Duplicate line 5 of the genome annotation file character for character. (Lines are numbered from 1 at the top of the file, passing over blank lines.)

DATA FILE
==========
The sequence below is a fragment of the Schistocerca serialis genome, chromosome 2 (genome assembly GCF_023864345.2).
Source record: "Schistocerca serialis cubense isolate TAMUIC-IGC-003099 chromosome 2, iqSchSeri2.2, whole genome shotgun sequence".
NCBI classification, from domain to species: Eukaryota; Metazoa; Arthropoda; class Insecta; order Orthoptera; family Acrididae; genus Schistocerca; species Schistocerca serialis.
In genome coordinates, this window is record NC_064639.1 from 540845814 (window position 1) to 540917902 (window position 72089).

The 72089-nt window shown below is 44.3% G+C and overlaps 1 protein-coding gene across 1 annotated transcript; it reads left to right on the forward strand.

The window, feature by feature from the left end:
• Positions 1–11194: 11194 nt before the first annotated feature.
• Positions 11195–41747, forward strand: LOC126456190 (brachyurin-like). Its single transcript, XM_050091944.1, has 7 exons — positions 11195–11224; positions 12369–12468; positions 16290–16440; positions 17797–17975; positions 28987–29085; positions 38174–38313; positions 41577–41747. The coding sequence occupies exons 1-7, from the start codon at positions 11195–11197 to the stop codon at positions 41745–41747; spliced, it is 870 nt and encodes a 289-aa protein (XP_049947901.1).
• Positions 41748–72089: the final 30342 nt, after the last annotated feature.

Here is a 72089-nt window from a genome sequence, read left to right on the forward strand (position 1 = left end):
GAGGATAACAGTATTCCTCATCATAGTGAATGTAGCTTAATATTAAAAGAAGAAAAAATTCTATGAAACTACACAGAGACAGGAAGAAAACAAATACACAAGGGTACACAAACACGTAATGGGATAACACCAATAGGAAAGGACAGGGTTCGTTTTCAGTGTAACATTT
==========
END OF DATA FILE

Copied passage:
The 72089-nt window shown below is 44.3% G+C and overlaps 1 protein-coding gene across 1 annotated transcript; it reads left to right on the forward strand.